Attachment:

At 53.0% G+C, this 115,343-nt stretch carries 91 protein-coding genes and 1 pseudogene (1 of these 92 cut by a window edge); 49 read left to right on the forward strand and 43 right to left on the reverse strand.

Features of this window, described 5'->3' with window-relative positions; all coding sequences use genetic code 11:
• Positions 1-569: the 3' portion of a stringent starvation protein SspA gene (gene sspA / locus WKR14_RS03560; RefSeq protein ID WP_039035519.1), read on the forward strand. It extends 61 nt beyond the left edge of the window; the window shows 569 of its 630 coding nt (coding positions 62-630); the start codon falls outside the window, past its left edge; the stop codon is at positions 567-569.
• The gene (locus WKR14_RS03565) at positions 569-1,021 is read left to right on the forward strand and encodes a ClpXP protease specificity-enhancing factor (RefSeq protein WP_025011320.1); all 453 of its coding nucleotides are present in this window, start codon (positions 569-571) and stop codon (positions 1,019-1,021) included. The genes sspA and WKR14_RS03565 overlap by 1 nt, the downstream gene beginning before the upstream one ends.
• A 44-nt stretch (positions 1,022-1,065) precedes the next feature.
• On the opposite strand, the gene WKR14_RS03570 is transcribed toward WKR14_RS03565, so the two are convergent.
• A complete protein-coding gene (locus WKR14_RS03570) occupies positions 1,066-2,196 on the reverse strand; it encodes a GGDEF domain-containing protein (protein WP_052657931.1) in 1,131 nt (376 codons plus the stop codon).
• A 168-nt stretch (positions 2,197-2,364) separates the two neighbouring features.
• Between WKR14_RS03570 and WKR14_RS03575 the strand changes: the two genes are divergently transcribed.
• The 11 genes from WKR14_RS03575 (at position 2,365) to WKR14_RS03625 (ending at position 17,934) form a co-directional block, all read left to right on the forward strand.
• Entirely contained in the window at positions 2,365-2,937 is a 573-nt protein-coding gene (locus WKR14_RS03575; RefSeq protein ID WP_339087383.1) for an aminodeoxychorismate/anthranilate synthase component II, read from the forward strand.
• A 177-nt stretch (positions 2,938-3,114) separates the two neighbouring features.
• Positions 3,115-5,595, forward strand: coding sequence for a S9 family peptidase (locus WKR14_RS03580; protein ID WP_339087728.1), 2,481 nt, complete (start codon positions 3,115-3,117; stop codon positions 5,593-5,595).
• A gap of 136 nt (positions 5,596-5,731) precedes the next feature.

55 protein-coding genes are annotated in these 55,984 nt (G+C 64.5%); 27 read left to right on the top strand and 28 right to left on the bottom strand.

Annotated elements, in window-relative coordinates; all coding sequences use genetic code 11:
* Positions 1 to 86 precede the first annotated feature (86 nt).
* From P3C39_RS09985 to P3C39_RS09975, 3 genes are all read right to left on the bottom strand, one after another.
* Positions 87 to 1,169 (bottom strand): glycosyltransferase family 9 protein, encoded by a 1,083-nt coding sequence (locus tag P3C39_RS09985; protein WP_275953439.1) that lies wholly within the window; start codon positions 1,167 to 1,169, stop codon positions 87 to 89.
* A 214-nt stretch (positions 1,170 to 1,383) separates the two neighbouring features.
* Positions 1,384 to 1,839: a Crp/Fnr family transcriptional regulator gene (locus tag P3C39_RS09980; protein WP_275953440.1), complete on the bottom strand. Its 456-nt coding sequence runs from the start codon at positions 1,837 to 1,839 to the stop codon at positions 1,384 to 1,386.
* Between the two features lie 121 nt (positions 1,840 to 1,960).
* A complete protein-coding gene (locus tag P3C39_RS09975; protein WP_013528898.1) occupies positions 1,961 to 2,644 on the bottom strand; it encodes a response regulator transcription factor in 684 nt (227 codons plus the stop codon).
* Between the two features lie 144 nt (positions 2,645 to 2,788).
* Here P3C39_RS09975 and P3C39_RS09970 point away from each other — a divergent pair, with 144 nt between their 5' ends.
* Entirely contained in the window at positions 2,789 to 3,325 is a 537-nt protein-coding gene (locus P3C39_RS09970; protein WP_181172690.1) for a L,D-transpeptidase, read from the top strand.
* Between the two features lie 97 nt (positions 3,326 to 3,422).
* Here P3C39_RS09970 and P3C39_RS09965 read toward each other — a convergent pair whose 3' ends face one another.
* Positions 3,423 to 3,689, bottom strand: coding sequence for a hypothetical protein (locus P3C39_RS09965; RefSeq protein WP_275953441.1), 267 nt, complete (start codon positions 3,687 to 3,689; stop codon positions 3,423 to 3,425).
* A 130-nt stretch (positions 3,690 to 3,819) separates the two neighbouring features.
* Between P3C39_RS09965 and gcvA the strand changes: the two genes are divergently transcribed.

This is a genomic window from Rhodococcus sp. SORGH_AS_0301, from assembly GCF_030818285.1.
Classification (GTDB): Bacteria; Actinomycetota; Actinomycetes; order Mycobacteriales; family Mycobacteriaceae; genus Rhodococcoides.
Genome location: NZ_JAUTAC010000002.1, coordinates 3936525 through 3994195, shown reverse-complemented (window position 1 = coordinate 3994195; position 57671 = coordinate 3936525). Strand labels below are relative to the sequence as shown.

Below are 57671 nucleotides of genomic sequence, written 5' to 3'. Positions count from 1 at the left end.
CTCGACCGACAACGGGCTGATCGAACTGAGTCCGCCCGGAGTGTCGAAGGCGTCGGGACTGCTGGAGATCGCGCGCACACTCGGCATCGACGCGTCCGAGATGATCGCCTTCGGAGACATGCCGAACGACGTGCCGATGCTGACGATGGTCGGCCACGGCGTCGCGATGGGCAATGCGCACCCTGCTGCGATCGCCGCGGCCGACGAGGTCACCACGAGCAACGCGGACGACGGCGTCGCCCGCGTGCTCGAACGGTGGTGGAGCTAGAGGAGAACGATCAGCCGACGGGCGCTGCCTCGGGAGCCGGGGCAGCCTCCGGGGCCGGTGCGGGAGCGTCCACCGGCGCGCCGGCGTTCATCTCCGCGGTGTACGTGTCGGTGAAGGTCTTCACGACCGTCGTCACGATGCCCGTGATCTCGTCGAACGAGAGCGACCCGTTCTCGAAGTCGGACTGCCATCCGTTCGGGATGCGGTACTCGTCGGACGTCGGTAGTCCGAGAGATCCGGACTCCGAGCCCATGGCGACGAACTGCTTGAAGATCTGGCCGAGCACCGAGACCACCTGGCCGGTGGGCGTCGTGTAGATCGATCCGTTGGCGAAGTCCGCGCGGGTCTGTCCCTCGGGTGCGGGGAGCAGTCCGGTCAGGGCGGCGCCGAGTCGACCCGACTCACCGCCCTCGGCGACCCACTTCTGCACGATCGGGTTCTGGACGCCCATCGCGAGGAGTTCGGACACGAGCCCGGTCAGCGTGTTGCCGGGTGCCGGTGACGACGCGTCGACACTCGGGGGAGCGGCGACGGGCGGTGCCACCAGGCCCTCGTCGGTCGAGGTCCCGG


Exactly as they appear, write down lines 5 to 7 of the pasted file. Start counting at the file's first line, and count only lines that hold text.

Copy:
• A 44-nt stretch (positions 1,022-1,065) precedes the next feature.
• On the opposite strand, the gene WKR14_RS03570 is transcribed toward WKR14_RS03565, so the two are convergent.
• A complete protein-coding gene (locus WKR14_RS03570) occupies positions 1,066-2,196 on the reverse strand; it encodes a GGDEF domain-containing protein (protein WP_052657931.1) in 1,131 nt (376 codons plus the stop codon).